B4000+. Virtual Organ Modeller.
Based on the incredible processing power of a Sharc DSP and a Cortex 3 ARM, all the features of the glorious ancestor have been modeled with the highest accuracy. Starting with 91 tonewheels, including leakage and condition – digital “Clonewheels”. Adding full polyphony, scanner vibrato, tube amplifier emulation with overdrive and – of course – a convincing rotating LeslieTM speaker simulation. Even the notorious key clicks and percussion sounds are reproduced just like in old times.
The B4000+ allows it to connect up to two keyboards via the MIDI ports plus pedal and sustain controllers for the full playing experience. The integrated Split Mode allows it to split a keyboard for the upper and lower manual on two sections. MIDI data is also transferred via USB. All incoming MIDI data is transferred to the PC via USB and can be recorded in a sequencer.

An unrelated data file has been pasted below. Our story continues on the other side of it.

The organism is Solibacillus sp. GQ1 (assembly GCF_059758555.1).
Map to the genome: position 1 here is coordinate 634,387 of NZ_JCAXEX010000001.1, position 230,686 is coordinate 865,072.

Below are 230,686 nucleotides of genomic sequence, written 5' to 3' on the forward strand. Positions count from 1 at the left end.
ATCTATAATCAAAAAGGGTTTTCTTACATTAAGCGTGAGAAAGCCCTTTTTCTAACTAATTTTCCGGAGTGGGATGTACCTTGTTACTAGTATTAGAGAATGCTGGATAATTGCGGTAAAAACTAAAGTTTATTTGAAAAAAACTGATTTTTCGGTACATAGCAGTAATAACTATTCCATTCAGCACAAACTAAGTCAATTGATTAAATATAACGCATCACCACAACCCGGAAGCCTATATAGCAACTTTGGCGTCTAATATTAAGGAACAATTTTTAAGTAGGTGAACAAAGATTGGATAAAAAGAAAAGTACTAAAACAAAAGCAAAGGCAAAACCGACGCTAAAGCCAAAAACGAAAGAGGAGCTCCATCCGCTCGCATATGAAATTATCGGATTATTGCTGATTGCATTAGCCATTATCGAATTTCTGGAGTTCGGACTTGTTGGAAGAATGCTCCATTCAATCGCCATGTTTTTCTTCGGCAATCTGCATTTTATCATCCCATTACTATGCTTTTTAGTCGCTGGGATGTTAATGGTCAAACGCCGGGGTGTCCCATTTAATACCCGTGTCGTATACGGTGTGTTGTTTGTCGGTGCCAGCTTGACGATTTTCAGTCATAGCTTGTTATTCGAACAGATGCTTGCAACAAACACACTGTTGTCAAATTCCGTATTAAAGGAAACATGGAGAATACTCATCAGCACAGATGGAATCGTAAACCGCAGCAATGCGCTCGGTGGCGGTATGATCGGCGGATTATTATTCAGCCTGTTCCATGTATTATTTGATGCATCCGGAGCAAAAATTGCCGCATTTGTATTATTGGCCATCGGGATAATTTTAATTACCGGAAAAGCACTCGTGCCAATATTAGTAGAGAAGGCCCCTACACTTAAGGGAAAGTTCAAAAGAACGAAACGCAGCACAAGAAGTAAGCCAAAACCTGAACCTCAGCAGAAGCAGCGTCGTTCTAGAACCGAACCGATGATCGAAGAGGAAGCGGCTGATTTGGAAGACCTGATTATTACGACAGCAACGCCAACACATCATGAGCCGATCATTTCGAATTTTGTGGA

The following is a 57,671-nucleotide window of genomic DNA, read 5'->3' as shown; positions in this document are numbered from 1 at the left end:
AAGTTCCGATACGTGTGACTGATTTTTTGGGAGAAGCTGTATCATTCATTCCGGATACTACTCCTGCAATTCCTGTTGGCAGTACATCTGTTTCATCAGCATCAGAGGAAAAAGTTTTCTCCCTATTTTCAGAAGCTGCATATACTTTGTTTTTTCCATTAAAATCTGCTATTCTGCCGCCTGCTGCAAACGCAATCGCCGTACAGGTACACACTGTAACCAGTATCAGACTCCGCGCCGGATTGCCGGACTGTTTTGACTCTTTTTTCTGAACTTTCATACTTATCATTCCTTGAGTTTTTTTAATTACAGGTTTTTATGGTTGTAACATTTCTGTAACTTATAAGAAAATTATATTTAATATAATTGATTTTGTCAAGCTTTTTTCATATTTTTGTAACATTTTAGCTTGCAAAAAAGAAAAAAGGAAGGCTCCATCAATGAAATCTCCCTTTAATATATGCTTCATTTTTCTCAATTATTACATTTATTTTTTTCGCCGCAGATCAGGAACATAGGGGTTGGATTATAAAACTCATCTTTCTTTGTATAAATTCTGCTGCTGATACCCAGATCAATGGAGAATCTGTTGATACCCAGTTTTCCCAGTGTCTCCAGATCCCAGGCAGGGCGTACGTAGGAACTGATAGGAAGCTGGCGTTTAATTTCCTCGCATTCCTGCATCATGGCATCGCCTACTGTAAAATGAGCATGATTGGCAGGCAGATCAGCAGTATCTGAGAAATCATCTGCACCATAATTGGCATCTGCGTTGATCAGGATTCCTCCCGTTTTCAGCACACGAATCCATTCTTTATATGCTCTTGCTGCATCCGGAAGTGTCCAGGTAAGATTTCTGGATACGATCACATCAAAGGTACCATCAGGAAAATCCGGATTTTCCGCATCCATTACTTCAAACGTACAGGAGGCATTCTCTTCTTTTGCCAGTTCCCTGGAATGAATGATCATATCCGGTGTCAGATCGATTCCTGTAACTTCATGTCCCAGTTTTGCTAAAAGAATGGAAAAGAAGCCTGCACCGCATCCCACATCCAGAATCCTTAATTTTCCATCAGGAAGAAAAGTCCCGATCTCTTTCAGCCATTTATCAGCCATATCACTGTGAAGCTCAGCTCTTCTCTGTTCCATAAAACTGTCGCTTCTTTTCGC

The B4000+ can feed an external audio signal into the internal effect section, e. g. the rotor and reverb effects. The signal can either be fed directly to the mix or pass trough the effects section.
The perfect and highly affordable solution, if there are keyboards, but no ultra-realistic organ tone module in-da-house.
Power Supply US for B4000+
PSU with wide-range Input (100-240V) for B4000+. Output: 12V, 0.6A.
Weight: 0.2 kg
Dimensions: 5 × 15 × 8 cm
What People Are Saying
The Hammond sounds are excellent, and range from dirty, mechanical-sounding jazz and blues organs through to cleaner, church-like organs. The drawbars are excellent and help with the feeling that you’re playing a real instrument, without the insane size and responsibility of using a real Hammond. They are ‘notched’ so each movement results in a tiny click as it does on a real organ.
The B4000+ sounds great, whether you’re after a clean, church-style organ or a gritty, swirling, biting jazz / blues kind of sound. Although compact, it packs tons of functionality in, and provides a really authentic feeling Hammond experience, especially when used live. Simply add a MIDI keyboard – or preferably, two.